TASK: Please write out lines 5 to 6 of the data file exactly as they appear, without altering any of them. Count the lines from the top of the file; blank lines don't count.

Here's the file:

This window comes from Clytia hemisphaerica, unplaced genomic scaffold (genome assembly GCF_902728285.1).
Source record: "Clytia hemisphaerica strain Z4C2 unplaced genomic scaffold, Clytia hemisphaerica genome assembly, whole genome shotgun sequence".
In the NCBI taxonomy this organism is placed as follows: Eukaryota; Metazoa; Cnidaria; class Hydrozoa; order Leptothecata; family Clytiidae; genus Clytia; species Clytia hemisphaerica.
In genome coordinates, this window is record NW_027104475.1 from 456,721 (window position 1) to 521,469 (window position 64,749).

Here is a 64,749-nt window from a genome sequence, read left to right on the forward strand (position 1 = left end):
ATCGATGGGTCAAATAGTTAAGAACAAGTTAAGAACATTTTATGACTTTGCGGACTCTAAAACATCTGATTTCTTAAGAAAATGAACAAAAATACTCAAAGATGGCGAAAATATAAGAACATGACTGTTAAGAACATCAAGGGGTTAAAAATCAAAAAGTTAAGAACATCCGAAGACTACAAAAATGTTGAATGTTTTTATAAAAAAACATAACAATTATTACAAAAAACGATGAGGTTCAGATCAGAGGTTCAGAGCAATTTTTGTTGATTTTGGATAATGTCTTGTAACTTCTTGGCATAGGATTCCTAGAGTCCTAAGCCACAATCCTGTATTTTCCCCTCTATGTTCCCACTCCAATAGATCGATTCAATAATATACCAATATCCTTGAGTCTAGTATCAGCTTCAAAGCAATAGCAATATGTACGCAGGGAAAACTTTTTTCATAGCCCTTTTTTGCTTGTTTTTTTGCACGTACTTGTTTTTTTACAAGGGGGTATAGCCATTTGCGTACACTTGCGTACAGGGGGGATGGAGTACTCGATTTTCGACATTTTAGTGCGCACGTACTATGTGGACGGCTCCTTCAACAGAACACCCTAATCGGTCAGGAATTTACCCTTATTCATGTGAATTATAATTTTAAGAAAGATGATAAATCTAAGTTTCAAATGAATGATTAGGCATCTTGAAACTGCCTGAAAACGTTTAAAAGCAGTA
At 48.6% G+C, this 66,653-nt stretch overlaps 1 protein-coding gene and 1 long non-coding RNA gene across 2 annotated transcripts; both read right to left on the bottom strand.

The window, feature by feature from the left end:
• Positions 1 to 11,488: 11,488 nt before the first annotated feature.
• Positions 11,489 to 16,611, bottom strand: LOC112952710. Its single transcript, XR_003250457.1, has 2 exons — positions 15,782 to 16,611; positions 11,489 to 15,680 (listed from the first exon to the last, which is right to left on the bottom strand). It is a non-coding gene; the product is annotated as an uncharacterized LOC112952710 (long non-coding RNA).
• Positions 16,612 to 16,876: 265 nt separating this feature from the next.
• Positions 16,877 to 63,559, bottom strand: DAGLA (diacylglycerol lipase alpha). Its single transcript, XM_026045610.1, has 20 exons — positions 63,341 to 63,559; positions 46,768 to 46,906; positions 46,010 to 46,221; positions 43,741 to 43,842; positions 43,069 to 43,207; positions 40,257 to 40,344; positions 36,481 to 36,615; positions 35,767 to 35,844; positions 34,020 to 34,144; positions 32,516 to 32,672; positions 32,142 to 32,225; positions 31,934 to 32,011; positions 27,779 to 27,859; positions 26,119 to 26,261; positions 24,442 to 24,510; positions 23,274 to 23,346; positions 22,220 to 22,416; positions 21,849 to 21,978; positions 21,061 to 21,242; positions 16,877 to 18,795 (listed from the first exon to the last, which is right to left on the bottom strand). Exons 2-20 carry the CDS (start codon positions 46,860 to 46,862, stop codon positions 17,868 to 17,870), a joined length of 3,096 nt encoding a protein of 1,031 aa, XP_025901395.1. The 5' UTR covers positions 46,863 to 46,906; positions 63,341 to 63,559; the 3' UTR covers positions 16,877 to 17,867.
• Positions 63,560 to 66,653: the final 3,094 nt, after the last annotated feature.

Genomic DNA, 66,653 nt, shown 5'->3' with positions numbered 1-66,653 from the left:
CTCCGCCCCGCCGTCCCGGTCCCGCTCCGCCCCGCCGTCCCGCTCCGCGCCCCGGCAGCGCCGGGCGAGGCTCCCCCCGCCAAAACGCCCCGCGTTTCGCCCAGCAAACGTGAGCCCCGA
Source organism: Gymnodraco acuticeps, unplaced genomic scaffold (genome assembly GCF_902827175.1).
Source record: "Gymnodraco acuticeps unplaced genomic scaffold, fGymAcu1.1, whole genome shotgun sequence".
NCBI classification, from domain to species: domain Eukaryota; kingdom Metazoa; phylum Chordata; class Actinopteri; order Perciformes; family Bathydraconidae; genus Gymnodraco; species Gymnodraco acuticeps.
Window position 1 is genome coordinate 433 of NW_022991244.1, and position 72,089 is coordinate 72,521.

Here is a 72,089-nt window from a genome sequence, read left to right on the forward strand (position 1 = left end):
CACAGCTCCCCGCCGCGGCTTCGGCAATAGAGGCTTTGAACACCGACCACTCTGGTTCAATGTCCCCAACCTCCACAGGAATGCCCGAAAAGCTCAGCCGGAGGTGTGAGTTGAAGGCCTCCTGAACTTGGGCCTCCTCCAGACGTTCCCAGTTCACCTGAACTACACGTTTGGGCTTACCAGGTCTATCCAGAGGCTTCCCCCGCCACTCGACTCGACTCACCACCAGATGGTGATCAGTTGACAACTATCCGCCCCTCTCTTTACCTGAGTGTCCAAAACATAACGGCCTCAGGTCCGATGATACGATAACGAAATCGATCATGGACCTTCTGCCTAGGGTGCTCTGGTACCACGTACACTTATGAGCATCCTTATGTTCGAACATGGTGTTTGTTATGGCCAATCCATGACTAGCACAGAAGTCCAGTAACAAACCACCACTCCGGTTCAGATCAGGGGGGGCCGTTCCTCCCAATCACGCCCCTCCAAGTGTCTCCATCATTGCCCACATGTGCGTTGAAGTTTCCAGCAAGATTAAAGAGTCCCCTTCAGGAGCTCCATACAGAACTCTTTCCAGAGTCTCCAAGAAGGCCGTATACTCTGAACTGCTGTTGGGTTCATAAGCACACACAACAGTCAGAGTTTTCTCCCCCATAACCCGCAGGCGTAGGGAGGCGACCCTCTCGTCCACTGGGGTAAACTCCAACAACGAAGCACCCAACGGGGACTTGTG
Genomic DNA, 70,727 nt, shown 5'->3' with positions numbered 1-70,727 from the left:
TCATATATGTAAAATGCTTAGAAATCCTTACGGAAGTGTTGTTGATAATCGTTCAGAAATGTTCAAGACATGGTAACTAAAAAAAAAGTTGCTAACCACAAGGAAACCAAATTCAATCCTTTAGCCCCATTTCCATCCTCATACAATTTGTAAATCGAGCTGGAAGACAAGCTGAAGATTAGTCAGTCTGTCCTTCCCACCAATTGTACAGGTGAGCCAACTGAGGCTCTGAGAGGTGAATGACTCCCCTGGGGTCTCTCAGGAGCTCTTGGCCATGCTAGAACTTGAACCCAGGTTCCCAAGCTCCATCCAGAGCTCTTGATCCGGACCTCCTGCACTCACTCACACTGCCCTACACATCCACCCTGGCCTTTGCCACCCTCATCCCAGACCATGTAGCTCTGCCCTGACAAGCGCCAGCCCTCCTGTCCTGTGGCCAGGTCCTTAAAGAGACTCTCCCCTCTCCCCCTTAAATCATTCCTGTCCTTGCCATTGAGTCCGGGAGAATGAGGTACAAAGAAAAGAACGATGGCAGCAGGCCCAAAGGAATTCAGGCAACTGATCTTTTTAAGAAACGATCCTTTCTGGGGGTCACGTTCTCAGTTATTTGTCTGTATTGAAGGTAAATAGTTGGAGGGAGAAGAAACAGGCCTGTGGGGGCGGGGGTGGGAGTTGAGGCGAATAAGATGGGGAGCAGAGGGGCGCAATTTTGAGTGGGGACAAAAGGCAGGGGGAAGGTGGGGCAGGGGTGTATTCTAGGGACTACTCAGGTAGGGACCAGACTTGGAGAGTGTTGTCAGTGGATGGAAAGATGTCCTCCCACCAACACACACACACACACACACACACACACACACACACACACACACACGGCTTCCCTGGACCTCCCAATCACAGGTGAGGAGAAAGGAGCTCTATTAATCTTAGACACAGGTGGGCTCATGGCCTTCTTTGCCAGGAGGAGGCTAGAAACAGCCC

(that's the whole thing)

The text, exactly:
Here is a 64,749-nt window from a genome sequence, read left to right on the forward strand (position 1 = left end):
ATCGATGGGTCAAATAGTTAAGAACAAGTTAAGAACATTTTATGACTTTGCGGACTCTAAAACATCTGATTTCTTAAGAAAATGAACAAAAATACTCAAAGATGGCGAAAATATAAGAACATGACTGTTAAGAACATCAAGGGGTTAAAAATCAAAAAGTTAAGAACATCCGAAGACTACAAAAATGTTGAATGTTTTTATAAAAAAACATAACAATTATTACAAAAAACGATGAGGTTCAGATCAGAGGTTCAGAGCAATTTTTGTTGATTTTGGATAATGTCTTGTAACTTCTTGGCATAGGATTCCTAGAGTCCTAAGCCACAATCCTGTATTTTCCCCTCTATGTTCCCACTCCAATAGATCGATTCAATAATATACCAATATCCTTGAGTCTAGTATCAGCTTCAAAGCAATAGCAATATGTACGCAGGGAAAACTTTTTTCATAGCCCTTTTTTGCTTGTTTTTTTGCACGTACTTGTTTTTTTACAAGGGGGTATAGCCATTTGCGTACACTTGCGTACAGGGGGGATGGAGTACTCGATTTTCGACATTTTAGTGCGCACGTACTATGTGGACGGCTCCTTCAACAGAACACCCTAATCGGTCAGGAATTTACCCTTATTCATGTGAATTATAATTTTAAGAAAGATGATAAATCTAAGTTTCAAATGAATGATTAGGCATCTTGAAACTGCCTGAAAACGTTTAAAAGCAGTA